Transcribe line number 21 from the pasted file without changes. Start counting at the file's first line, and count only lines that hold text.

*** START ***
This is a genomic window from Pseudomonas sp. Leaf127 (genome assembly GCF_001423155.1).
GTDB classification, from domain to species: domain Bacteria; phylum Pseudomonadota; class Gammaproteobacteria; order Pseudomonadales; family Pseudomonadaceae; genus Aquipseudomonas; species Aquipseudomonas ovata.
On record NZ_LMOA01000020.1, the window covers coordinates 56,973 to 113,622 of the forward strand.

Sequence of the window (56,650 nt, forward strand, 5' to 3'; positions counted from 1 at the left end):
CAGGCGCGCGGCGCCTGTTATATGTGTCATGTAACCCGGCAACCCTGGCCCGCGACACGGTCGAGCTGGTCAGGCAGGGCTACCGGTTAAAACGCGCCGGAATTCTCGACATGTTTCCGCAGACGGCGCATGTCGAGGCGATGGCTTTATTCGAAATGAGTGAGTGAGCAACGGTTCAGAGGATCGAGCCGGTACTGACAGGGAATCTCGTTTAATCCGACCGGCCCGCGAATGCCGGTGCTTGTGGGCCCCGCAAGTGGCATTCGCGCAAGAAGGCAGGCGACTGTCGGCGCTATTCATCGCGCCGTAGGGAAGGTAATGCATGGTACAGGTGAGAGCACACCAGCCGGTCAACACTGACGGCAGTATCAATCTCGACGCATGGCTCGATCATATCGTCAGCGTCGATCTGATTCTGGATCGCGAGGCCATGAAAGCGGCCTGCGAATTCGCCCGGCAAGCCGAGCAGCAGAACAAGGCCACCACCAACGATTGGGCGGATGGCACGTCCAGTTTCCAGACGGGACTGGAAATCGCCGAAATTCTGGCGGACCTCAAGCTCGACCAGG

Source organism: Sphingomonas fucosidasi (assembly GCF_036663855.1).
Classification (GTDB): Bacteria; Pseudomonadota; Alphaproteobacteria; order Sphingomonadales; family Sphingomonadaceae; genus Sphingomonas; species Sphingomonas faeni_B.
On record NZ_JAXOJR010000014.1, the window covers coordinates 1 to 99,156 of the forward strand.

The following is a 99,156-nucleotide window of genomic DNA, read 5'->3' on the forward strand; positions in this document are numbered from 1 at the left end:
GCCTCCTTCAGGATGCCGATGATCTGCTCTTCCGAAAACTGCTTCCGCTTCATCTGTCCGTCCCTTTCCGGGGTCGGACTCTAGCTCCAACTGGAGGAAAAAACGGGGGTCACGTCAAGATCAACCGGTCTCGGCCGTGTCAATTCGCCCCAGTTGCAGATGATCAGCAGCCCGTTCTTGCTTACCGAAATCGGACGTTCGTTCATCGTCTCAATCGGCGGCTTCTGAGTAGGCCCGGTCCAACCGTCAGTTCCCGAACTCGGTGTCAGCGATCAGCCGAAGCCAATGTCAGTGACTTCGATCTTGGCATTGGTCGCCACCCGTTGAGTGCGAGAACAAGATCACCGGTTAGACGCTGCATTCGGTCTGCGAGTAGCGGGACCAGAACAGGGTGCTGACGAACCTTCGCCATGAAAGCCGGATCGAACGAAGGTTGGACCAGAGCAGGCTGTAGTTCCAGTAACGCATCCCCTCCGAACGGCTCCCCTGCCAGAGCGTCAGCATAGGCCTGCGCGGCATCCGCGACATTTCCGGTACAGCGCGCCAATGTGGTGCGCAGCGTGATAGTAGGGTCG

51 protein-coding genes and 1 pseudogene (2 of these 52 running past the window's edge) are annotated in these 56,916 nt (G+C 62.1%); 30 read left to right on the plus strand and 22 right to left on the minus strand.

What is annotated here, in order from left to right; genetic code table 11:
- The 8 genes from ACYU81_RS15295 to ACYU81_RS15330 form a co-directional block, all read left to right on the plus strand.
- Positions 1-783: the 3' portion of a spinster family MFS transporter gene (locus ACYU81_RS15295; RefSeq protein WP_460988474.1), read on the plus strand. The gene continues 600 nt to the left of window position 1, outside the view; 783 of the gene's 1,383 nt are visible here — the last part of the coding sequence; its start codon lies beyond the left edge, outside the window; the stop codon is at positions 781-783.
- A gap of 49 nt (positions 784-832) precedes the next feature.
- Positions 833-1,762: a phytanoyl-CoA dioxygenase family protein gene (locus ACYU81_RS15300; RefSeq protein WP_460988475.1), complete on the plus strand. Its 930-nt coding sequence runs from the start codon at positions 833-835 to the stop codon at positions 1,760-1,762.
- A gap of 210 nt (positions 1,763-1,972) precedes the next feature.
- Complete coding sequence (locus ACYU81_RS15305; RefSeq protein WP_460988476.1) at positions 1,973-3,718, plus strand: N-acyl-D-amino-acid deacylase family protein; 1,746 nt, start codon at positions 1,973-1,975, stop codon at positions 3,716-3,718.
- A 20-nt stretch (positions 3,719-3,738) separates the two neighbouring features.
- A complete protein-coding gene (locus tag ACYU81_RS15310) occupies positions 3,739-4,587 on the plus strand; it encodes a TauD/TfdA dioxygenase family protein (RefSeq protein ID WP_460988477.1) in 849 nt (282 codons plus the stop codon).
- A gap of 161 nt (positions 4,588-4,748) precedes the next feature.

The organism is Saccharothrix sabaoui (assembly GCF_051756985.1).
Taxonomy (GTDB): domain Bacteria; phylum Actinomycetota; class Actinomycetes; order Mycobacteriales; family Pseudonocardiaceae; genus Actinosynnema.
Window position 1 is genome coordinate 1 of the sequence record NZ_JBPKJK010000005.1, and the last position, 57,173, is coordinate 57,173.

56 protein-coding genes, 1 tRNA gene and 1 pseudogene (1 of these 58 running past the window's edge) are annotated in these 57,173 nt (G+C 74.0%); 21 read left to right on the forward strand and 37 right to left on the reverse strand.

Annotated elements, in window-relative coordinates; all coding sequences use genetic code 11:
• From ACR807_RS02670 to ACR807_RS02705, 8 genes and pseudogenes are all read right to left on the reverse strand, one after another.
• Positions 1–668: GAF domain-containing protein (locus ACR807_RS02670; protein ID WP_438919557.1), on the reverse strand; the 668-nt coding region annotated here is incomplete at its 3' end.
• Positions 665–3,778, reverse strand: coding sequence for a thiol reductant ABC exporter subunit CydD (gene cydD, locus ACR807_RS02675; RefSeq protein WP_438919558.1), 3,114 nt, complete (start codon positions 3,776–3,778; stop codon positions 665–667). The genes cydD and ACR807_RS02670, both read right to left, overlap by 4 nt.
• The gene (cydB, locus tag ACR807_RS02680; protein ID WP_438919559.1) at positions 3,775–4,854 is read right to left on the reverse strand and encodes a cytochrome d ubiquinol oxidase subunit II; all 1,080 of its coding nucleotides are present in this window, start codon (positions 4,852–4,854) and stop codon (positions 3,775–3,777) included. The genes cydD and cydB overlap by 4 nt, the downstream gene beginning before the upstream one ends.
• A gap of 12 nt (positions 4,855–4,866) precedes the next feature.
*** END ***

- A gap of 161 nt (positions 4,588-4,748) precedes the next feature.